Work ran late. You got stuck in traffic. The drive-through took longer than expected, and now, you are running late to your child's first night of vacation Bible school. Your children pile out of the car, skipping with excitement, until they walk through the front door. There, crowded together in the foyer, are at least 20 other parents with squirming children, waiting to complete the paperwork to register their children. It's a common scene that easily can be avoided.
Imagine instead, if, while waiting in the drive-through for your dinner, you had registered your children on your smartphone and simply clicked a button to check in upon arrival. Using online forms, churches can provide an easy, convenient way to register for VBS and other activities that previously required paper forms.
Why use online forms?
Churches need information about participants' names, contact information, consent and so forth. Forms are an unavoidable necessity. Here is why you should consider using online forms in your church ministries.
Most churches are trying to make the most of a small budget while being good stewards of the money invested in God's kingdom. Even seemingly insignificant costs like forms can add up quickly. Paper, commercial printing, and copier maintenance and ink are expensive. After you collect email addresses using online forms you can cut your print budget even further.
We live in an electronic age in which almost all information is now stored on computers. Smartphones are helping many people cross the digital divide, giving them Internet access at their fingertips. When paper forms are used, someone must collate the information and enter it into a computer program. Online forms eliminate this time-consuming task. If a paid church employee is entering the information, that is another expense that can be eliminated.
Save the environment.
Good stewardship extends beyond saving money. It also includes how a church cares for the environment. Manufacturing paper is one of the main causes of forest destruction, one of the biggest consumers of energy and one of the largest emitters of greenhouse gases. While churches cannot realistically be expected to be paper free, online forms offer one way to make a substantial difference.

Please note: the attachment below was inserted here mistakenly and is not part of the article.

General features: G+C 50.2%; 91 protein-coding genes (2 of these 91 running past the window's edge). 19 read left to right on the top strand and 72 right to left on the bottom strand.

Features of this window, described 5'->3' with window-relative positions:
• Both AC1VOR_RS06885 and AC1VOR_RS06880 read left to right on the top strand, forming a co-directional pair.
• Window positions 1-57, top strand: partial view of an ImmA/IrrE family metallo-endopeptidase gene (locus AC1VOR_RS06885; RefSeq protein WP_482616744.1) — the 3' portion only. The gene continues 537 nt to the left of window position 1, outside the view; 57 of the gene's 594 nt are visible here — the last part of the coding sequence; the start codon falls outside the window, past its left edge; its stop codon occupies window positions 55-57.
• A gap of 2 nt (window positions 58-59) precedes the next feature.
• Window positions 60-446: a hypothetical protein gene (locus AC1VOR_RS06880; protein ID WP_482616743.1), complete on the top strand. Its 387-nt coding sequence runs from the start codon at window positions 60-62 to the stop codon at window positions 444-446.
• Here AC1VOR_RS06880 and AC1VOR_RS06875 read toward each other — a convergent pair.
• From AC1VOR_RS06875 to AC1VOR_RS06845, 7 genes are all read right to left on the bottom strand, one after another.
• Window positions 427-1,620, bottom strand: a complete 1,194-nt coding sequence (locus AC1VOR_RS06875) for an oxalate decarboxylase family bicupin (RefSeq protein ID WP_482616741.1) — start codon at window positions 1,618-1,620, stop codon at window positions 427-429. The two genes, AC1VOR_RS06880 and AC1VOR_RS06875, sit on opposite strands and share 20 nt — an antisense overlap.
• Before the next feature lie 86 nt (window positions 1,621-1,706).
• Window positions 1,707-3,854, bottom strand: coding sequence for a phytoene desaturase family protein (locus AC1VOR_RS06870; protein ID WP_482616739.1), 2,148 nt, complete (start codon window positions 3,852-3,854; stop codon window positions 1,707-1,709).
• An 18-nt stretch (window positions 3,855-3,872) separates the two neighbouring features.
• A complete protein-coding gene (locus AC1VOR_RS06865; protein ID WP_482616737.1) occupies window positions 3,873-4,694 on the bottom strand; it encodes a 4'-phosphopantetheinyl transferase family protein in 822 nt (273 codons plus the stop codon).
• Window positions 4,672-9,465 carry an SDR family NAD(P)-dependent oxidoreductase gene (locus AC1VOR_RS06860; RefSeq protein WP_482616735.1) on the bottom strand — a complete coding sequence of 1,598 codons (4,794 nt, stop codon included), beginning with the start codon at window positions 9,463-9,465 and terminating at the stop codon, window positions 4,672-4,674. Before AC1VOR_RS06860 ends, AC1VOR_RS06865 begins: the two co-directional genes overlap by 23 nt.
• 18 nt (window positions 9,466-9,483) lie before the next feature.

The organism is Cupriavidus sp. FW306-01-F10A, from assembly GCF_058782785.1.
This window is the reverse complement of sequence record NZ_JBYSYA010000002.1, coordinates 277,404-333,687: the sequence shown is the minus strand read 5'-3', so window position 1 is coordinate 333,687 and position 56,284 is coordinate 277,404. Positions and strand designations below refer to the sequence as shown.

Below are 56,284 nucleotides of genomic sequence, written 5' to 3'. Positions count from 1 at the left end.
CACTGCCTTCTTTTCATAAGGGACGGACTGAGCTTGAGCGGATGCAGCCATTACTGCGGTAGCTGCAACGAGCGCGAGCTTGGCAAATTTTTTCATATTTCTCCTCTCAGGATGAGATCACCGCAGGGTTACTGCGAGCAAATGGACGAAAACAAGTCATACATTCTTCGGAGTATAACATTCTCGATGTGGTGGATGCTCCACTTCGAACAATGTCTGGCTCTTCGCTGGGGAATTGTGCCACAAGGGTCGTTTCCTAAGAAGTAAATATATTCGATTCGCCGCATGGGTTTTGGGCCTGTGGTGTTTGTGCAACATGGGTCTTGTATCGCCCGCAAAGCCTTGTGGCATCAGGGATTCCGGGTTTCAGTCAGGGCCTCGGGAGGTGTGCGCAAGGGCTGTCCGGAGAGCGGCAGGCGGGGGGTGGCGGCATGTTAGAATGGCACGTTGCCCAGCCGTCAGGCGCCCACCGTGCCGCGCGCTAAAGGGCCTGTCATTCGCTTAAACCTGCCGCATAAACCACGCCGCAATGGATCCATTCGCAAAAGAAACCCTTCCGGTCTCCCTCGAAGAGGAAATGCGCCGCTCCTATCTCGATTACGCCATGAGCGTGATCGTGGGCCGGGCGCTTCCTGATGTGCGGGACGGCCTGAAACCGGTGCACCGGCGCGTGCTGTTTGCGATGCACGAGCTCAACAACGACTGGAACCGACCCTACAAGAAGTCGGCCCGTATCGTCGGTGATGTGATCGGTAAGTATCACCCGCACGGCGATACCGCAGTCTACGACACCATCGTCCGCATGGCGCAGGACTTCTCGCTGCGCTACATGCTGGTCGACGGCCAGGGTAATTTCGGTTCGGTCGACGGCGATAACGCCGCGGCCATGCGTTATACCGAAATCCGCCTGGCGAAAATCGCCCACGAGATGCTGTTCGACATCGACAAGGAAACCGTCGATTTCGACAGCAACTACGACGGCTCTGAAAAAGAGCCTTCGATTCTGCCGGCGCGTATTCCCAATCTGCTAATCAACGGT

Where to use online forms
Online forms are one of the many low-cost Web-based tools for ministry. They can be used in a variety of church ministries. Think about it. You can use online forms to replace or complement:
- New visitor cards
- Event registration
- Sign-ups for weekly meals
- Volunteering for various ministries
- Applications for teaching/leadership positions
- Sign-ups for nursery duty
- Nursery or childcare registration
- Prayer-request forms
- Contact forms
- Consent forms
- Sign-in/dismissals of nursery, childcare or youth
How to create forms
If you lack the time or expertise to create, code and upload online forms, you are not alone. However, free services such as Google Forms makes it easier than ever to whip up a form and start gathering data.
Before you jump in, figure out how your users will need to interact with church forms. If you need payment processing connected to your event registration, you may need something a little more robust. Come up with all your technical requirements and do a side-by-side comparison of several form services to see what will meet your needs.
Wufoo includes templates for three common church forms that you can further customize. Check them out:
The process might look something like this:
- Follow the step-by-step instructions to choose and create the form you want.
- Preview the form for acceptability.
- Copy the code provided by the site.
- Paste the link onto the church website, blog or other Internet site.
- Direct users to your site to complete online forms.
It sounds too good to be true, but it's not. It really is that easy. Some services may also let you email forms directly to participants. Check out these Wufoo tutorial videos to get a better idea of the process.
The best part of online form services is that many providers offer basic packages free. So, there is little risk in trying it. If you like it and want to upgrade, you pay monthly fees for more extensive plans with more features and forms.
Tricia K. Brown is a writer, editor, keynote speaker and Bible teacher. In addition to being a wife and mother of four sons, she is the sole proprietor of The Girls Get Together, where she and her team provide women's event programs for churches and other organizations.